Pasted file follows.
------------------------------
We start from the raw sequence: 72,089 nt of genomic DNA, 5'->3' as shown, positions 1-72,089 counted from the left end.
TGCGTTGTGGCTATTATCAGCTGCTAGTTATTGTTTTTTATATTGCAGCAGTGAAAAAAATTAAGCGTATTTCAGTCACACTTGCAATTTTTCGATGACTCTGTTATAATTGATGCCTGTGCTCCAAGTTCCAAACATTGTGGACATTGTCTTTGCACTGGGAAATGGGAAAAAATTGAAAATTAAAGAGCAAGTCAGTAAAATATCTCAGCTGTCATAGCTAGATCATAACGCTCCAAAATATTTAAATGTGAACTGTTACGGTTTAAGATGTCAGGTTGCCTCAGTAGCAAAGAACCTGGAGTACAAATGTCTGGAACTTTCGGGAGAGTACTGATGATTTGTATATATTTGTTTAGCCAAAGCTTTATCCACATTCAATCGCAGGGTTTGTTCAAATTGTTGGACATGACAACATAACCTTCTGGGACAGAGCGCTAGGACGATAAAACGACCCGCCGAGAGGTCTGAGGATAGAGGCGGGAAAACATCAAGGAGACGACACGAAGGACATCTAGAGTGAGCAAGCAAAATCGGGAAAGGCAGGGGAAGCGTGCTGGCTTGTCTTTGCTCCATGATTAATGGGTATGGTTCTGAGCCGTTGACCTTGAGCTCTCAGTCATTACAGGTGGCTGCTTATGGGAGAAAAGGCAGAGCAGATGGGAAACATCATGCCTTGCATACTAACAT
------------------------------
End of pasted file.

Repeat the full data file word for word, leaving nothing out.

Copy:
We start from the raw sequence: 72,089 nt of genomic DNA, 5'->3' as shown, positions 1-72,089 counted from the left end.
TGCGTTGTGGCTATTATCAGCTGCTAGTTATTGTTTTTTATATTGCAGCAGTGAAAAAAATTAAGCGTATTTCAGTCACACTTGCAATTTTTCGATGACTCTGTTATAATTGATGCCTGTGCTCCAAGTTCCAAACATTGTGGACATTGTCTTTGCACTGGGAAATGGGAAAAAATTGAAAATTAAAGAGCAAGTCAGTAAAATATCTCAGCTGTCATAGCTAGATCATAACGCTCCAAAATATTTAAATGTGAACTGTTACGGTTTAAGATGTCAGGTTGCCTCAGTAGCAAAGAACCTGGAGTACAAATGTCTGGAACTTTCGGGAGAGTACTGATGATTTGTATATATTTGTTTAGCCAAAGCTTTATCCACATTCAATCGCAGGGTTTGTTCAAATTGTTGGACATGACAACATAACCTTCTGGGACAGAGCGCTAGGACGATAAAACGACCCGCCGAGAGGTCTGAGGATAGAGGCGGGAAAACATCAAGGAGACGACACGAAGGACATCTAGAGTGAGCAAGCAAAATCGGGAAAGGCAGGGGAAGCGTGCTGGCTTGTCTTTGCTCCATGATTAATGGGTATGGTTCTGAGCCGTTGACCTTGAGCTCTCAGTCATTACAGGTGGCTGCTTATGGGAGAAAAGGCAGAGCAGATGGGAAACATCATGCCTTGCATACTAACAT